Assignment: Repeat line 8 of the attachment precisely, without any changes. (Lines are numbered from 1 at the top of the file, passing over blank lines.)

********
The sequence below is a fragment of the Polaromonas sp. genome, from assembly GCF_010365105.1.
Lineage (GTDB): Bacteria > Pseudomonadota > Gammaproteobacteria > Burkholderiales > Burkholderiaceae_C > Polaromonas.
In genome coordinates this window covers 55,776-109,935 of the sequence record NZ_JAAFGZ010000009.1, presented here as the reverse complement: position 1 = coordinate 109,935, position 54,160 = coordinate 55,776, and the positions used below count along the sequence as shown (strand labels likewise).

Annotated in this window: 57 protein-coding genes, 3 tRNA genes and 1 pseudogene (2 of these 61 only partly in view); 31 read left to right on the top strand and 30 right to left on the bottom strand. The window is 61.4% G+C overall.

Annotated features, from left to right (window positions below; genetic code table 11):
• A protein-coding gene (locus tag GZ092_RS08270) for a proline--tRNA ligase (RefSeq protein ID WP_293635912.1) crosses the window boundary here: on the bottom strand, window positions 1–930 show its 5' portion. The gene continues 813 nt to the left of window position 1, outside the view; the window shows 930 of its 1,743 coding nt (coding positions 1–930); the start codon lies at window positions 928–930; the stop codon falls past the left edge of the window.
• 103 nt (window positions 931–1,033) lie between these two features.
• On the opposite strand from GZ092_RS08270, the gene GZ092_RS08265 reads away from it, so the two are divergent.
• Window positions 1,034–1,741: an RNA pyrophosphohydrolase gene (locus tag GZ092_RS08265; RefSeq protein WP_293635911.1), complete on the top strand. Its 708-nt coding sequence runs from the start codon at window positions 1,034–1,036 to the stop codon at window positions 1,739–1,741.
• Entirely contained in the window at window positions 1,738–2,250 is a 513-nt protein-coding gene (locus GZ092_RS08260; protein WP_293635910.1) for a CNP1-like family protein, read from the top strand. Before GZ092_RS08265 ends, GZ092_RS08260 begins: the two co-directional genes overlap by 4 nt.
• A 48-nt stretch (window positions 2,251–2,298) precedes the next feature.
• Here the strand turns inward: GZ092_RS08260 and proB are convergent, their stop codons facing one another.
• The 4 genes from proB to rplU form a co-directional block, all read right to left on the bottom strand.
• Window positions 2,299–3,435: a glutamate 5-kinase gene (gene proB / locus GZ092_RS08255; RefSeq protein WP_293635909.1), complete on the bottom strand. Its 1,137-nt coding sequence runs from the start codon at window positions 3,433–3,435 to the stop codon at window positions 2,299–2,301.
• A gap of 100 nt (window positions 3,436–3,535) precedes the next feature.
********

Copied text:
• On the opposite strand from GZ092_RS08270, the gene GZ092_RS08265 reads away from it, so the two are divergent.